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"Does The Death Of An Aboriginal Boy Matter?": Teen's Death A Test For Authorities

"Is there an appetite to rewrite historical injustice?'

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One of Australia's leading voices on Aboriginal injustice has said the cold case death of an Aboriginal teenager is a "litmus test" for the NSW government that will determine its appetite for "rewriting historical injustices".

David Shoebridge, the NSW Greens MP and the party's Aboriginal justice spokesperson, visited the family of dead Gomeroi teen Mark Haines in the regional city of Tamworth on Wednesday to speak with them about the lax police investigation into his unusual death.

"I intend to use this case as a litmus test for what the current political feeling is in the state parliament," Shoebridge told BuzzFeed News. "Is there an appetite to rewrite historical injustice? I hope there is."

Haines was found dead on railway tracks outside of Tamworth in January 1988. The teen died from massive head trauma. Despite this, very little blood was found at the scene and a towel had been placed under his head.

During the initial investigation, police failed to collect all of the evidence at the crime scene. A stolen car was found near the body but it was never fingerprinted and was left at the site for months.

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"It’s one thing to read the documents and talk on the phone to the family," Shoebridge said. "It’s quite another thing to walk the rail line and see for yourself where Mark was found and realise the extraordinary unlikelihood of the official version."

Despite several people giving statements that claimed Haines was murdered, no one has ever been charged.

"[In the documents on the case] you can see a whole series of inquiries that haven’t been followed up," Shoebridge said, "a whole series of questions that have gone unanswered, and they need an absolutely fresh set of police eyes and enthusiasm to review the case."

An inquest into the death in 1988 returned open findings.

BuzzFeed News was in Tamworth with Shoebridge as he met Haines' uncle, Don Craigie, 59.

Craigie has fought tirelessly to find out what happened to his nephew, making a promise to the teen's now-dead parents he would get justice "come hell or high water".

"We just want respect," Craigie told BuzzFeed News. "Mark's life mattered and we deserve answers. If this was a white boy I have absolutely no doubt in my mind that this would be solved by now. Instead, we've been waiting 28 years for respect and some answers."

Despite promising exchanges between Craigie and politicians over the past two decades, the case has largely remained stagnant and Craigie's plea for reward money to be offered up for information has fallen on deaf ears.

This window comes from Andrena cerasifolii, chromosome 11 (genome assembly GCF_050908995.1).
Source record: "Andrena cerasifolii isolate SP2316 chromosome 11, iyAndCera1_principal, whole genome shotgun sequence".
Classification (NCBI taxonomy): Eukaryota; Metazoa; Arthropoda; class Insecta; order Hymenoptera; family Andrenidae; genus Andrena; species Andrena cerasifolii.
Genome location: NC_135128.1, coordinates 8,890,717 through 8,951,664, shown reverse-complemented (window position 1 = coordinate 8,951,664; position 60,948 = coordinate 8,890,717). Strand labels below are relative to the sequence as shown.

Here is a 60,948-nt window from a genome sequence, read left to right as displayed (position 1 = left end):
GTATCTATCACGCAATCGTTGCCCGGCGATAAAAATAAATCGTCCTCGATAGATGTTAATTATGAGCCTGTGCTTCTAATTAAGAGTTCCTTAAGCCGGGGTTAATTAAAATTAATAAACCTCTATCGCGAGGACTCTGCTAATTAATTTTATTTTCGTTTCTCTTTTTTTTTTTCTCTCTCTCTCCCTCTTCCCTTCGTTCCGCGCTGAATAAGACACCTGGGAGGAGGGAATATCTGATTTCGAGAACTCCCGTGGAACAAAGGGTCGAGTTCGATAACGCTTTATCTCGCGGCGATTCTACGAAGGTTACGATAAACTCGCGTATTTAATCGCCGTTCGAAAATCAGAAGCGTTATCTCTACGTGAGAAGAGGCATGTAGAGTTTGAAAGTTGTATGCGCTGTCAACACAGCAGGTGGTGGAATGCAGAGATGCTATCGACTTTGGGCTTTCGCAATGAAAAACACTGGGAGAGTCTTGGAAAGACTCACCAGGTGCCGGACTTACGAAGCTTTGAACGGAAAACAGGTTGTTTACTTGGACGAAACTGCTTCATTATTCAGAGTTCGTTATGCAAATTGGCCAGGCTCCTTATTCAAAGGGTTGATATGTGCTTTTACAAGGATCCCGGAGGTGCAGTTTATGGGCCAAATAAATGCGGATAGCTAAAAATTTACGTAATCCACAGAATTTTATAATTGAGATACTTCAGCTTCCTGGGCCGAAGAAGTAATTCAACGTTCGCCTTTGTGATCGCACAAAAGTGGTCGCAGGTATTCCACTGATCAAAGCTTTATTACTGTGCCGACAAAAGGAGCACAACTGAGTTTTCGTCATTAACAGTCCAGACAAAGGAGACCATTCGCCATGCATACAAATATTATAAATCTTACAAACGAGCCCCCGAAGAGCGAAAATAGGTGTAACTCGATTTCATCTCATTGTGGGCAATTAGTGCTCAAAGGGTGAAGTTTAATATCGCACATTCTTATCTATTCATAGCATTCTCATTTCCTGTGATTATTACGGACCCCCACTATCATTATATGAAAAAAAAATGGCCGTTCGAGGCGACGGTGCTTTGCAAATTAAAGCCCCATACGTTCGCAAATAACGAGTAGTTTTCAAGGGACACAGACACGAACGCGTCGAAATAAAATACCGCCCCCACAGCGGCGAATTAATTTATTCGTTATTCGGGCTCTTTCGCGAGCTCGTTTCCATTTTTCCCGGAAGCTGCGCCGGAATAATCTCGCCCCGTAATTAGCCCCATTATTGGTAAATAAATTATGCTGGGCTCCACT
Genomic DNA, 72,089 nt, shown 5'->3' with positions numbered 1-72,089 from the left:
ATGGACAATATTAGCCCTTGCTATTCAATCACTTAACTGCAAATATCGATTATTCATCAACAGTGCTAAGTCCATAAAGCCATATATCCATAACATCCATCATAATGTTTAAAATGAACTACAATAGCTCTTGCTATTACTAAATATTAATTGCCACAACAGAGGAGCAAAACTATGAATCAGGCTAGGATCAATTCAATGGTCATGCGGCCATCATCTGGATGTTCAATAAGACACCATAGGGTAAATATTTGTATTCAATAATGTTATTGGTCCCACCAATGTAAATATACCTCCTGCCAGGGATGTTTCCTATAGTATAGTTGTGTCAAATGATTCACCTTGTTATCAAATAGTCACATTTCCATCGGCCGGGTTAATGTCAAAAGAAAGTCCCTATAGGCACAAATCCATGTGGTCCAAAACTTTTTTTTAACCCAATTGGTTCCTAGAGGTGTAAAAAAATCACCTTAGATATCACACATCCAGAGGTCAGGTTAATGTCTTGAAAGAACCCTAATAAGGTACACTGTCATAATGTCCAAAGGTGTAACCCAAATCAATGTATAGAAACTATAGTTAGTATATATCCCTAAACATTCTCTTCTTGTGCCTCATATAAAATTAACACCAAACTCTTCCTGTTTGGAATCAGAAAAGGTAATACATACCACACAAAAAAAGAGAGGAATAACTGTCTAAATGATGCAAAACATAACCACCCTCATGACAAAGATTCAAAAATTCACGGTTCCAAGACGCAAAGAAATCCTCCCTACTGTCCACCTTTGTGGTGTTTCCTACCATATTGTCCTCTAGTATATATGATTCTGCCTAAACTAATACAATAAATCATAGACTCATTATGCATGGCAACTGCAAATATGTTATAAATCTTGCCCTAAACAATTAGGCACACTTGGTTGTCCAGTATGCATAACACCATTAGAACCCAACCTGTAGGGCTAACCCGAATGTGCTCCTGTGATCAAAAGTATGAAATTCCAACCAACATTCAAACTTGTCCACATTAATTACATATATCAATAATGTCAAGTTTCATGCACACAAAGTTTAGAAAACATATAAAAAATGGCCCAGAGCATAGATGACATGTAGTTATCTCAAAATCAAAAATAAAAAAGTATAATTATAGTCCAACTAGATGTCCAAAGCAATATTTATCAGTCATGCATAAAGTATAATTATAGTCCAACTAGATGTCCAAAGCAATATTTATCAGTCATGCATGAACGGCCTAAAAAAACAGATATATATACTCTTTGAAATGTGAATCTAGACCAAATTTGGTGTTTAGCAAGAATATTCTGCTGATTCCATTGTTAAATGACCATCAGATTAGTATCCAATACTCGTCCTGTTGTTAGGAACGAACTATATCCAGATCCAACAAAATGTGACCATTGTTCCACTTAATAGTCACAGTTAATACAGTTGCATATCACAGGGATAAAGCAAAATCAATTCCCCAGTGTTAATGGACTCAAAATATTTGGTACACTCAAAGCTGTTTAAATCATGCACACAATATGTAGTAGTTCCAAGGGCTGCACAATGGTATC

"It's been really disappointing, we've been given the run-around so many times by everyone," Craigie said. "We just wanted the police to do their job and get whoever did this.

"You've got us, a black family, doing their bloody job for them. Does the life of an Aboriginal boy matter?"

The investigation into Haines' death was recently reopened after a BuzzFeed News report prompted mother and daughter Faye Souter and Colleen Souter-Calder to come forward with new information. They claim the now-deceased Terry Souter, Faye’s son and Colleen’s brother, drove the car that took Haines’ body out to the train tracks.

Shoebridge was denied a meeting with the Oxley local area command detectives looking after the case on his trip to Tamworth.

"The matter has been subject of investigation since 1988 when Mark passed away," the police response to Shoebridge reads.

"The investigation and its current status, unfortunately, cannot be discussed with Mr Shoebridge.

"NSW Police are committed to supporting the family in resolving any investigation issues and providing answers, where possible, to them."

Craigie is critical of the lack of communication from police.

"It's been more than five years since the police even called and spoke with us," he said. "You would think they would have called after they got that information [from the Souters]."

Shoebridge agrees. "I found it very disappointing, the closed-book approach the local area command have taken," he said. "And when you speak with the family and realise they haven’t had any approach from the police for some five years, it is unfortunate.

"The answers lay in the community and I believe they [the police] need to work with the community to solve this case."

If you have any information on the death of Mark Haines please call Crime Stoppers on 1800 333 000.

Formerly with BuzzFeed News, Allan Clarke is a NITV reporter based in Sydney.

Contact Allan Clarke at arielle.benedek+AC@buzzfeed.com.

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